So you want to color your hair, but you’re a little hesitant. That’s understandable considering how complicated the whole process can seem. Should you get one all-over color, highlights or both? Are semi-permanent or permanent formulas better for you? And what is balayage, anyway? We’ve come up with these haircolor cliff notes to get you started, but the best resource is always a professional colorist. So read up, then take what you’ve learned to your local salon.
Learn the lingo
Brush up with this little glossary of the most common haircolor terms:
The base of every haircolor, tones come in beige, gold, ash or neutral. Tones are also classified as warm and cool – just like our skin.
An ingredient in permanent and some semi-permanent colors that opens up the hair cuticle so color can be absorbed.
Also in permanent formulas, peroxide acts as a developer or oxidizing agent that helps color molecules bond to the hair and can also be used to lift color from the hair.
Single process color:
The process by which a single shade (permanent, semi or demi-permanent) is applied to the entire head, creating a new base color. Also known as a one-process color.
This is just what it sounds like — color that can’t be washed out (although it may fade depending on how diligently you care for it). Permanent color can be done as either a single process or highlights and is the only formula capable of lightening hair and completely covering gray.
Color that washes out in 6 – 8 shampoos. Unlike permanent color, semi-permanent formulas contain no, or very low-levels of ammonia and peroxide, so they don’t penetrate the hair shaft. This means your results depend on the porosity of each individual strand and subtle variations throughout the color are common, which can look very pretty and natural. On the flip side, the inconsistency means that gray hair cannot be covered as effectively.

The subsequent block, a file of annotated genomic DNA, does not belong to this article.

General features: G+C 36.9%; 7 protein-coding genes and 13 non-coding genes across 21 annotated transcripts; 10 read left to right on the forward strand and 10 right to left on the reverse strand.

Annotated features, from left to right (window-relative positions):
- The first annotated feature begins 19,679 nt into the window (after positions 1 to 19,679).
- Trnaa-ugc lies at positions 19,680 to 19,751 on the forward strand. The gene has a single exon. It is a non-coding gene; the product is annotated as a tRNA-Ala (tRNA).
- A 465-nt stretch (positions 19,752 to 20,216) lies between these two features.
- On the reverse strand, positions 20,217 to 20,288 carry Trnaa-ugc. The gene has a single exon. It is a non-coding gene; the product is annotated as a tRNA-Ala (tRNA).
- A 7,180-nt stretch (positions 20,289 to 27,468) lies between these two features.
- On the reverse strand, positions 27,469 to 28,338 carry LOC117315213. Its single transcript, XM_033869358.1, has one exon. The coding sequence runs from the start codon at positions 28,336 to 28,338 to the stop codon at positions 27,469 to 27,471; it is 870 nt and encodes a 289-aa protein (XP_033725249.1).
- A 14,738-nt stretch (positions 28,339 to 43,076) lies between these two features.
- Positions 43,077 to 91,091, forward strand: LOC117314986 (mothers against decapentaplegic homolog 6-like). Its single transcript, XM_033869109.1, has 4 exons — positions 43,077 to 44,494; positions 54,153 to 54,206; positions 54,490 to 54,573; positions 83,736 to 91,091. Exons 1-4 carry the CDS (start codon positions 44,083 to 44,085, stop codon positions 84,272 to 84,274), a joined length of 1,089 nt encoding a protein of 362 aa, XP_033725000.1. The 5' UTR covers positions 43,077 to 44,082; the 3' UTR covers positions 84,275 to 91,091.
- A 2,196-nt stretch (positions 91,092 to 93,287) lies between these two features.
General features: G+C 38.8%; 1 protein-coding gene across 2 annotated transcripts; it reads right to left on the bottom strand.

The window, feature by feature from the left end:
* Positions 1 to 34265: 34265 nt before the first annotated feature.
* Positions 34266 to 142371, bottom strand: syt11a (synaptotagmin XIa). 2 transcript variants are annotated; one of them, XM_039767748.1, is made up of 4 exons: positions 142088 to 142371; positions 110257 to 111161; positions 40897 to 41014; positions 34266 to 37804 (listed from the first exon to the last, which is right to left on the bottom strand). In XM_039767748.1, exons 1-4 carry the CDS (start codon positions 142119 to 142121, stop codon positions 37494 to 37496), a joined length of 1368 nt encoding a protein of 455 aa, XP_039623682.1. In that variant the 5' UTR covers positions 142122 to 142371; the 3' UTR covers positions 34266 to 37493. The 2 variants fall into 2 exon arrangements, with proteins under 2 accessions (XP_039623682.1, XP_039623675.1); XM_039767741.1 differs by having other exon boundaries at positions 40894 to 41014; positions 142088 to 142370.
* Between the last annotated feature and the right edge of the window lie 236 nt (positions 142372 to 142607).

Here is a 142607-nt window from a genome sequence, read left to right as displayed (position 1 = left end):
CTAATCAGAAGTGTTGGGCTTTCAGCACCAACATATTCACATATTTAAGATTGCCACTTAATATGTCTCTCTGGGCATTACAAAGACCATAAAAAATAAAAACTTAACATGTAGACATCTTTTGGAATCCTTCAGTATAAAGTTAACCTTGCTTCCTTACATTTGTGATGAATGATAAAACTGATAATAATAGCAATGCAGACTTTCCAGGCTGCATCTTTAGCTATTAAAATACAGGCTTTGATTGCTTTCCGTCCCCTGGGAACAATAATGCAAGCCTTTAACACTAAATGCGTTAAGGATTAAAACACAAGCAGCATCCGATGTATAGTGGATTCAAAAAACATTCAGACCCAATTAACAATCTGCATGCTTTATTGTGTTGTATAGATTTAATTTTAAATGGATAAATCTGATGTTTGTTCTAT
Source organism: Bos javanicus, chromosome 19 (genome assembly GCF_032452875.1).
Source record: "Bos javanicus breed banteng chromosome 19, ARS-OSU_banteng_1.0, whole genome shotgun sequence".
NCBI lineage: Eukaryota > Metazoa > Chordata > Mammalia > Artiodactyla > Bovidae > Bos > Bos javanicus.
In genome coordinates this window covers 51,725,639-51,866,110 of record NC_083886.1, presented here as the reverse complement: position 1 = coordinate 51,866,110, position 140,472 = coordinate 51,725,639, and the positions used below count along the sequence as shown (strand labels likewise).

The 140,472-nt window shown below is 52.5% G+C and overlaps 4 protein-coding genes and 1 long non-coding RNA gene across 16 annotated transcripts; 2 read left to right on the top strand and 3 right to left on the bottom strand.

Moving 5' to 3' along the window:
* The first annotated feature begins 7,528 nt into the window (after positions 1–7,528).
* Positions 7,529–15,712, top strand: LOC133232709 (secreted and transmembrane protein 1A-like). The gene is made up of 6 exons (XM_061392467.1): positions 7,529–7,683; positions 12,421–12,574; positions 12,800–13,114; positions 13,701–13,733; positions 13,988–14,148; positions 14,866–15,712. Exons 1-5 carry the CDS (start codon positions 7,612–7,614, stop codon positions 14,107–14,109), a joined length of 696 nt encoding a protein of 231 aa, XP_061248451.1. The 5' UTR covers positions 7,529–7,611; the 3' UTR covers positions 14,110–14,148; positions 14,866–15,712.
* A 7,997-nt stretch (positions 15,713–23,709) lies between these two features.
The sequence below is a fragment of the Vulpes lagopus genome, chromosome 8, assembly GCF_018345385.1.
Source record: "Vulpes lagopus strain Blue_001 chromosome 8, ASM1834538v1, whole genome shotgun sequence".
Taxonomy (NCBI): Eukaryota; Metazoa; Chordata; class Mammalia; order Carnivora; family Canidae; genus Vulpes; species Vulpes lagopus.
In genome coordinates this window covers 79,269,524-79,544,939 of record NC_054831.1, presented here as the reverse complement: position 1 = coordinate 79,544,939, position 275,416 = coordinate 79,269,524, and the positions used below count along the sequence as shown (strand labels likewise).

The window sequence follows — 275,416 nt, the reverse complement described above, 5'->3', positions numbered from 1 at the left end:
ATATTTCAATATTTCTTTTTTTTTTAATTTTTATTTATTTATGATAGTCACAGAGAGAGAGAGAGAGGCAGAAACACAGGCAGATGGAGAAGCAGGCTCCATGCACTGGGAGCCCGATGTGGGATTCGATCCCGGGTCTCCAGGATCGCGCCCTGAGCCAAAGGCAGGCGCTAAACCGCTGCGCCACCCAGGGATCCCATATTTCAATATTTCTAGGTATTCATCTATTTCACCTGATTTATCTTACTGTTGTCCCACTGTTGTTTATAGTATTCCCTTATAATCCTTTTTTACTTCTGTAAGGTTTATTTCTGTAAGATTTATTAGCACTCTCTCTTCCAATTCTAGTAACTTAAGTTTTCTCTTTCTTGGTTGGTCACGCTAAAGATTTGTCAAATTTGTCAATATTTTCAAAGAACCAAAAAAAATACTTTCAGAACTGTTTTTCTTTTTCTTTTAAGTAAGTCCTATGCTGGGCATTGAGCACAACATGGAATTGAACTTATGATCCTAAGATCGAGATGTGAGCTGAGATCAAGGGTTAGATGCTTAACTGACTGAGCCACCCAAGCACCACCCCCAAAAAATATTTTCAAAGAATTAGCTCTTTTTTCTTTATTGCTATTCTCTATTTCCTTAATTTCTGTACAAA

These formulas last longer and cover gray better than semi-permanents (in fact they can cover up to 70% of grays), washing out gradually over about 24 shampoos (although darker shades may be even more durable), which makes root regrowth less noticeable.
Unlike single-process color which dyes your entire head, highlights lighten and brighten only certain sections of hair. Highlights are permanent and rely on ingredients like peroxide, bleach or ammonia to lift color from the hair. A common misconception is that highlights must be blonde, but they can actually be any shade that’s at least 2 hues lighter than your overall color.
The opposite of highlights, low-lights darken sections of hair to add warmth and dimension. They’re especially popular at the end of summer to counteract the bleaching effects of the sun.
From the French word meaning “to sweep,” balayage is a popular highlighting technique that involves sweeping color onto sections of hair from the root to the tip. At the root the color is applied only sparingly, then gets more intense toward the ends, which results in a naturally sun-bleached look. As hair grows out, the roots are not as obvious thanks to the lighter application at the base of the hair.
Much like putting a top coat on your nail polish, glaze coats the hair shaft with shine and subtle, semi-permanent color and lasts only about a week or two.
More permanent than glaze, gloss adds shine and can be used to adjust the tone of haircolor or highlights (if they’re too bright or brassy for example). Glosses can be either clear or tinted, with clear versions offering longer lasting shine. Unlike glaze, gloss does penetrate the hair, which helps it last from two to four weeks depending on how often you shampoo.
So now that you know what types of haircolor are out there and how they work, it’s time to choose the right one for you. Despite the laundry list of formulas and ingredients, selecting a color is often the toughest decision of all. In fact, according to a recent survey done by Wella Professionals, 37% of the women surveyed said finding the right shade was their biggest haircolor fear. However this is where a pro colorist can really help. Rather than relying on a synthetic swatch or picture on a box, colorists use their training and years of experience to help you select just the right hue. “Color should always complement a client’s skin tone,” says celebrity colorist Aura Friedman, of New York City’s Serge Normant Salon, “and the most important thing to determine is whether she is cool or warm.” But just how do colorists make this classification? By looking at your complexion and natural haircolor.
You’re Cool If…
Your hair is bluish-black, dark brown, medium ash or golden blonde and your skin is pale with pink or very little undertones, moderately fair with subtle pink or golden undertones, dark brown or olive.
You’re Warm If…
Your hair is red, golden or deep brown, strawberry or golden blonde and your skin is pale with peach or gold undertones, brown with pink, caramel or golden undertones or freckled.
Your Colorist Has the Tools!
Remember that no matter where you fall in the spectrum of warm or cool, your colorist has an arsenal of tools to find the best color for you.